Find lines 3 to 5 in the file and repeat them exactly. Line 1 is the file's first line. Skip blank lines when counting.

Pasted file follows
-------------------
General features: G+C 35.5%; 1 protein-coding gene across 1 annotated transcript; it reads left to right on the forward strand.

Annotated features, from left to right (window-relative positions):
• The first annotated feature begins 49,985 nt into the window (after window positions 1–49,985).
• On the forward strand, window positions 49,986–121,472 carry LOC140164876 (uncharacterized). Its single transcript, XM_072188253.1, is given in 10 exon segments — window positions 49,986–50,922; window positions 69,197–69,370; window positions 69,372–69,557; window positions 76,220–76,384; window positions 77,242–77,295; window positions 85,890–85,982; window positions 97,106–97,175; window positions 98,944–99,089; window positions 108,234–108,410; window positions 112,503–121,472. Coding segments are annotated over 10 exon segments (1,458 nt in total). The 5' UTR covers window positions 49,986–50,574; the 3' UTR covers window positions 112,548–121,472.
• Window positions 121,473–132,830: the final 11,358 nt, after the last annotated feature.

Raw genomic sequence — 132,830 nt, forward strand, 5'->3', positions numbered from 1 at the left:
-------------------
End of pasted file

• The first annotated feature begins 49,985 nt into the window (after window positions 1–49,985).
• On the forward strand, window positions 49,986–121,472 carry LOC140164876 (uncharacterized). Its single transcript, XM_072188253.1, is given in 10 exon segments — window positions 49,986–50,922; window positions 69,197–69,370; window positions 69,372–69,557; window positions 76,220–76,384; window positions 77,242–77,295; window positions 85,890–85,982; window positions 97,106–97,175; window positions 98,944–99,089; window positions 108,234–108,410; window positions 112,503–121,472. Coding segments are annotated over 10 exon segments (1,458 nt in total). The 5' UTR covers window positions 49,986–50,574; the 3' UTR covers window positions 112,548–121,472.
• Window positions 121,473–132,830: the final 11,358 nt, after the last annotated feature.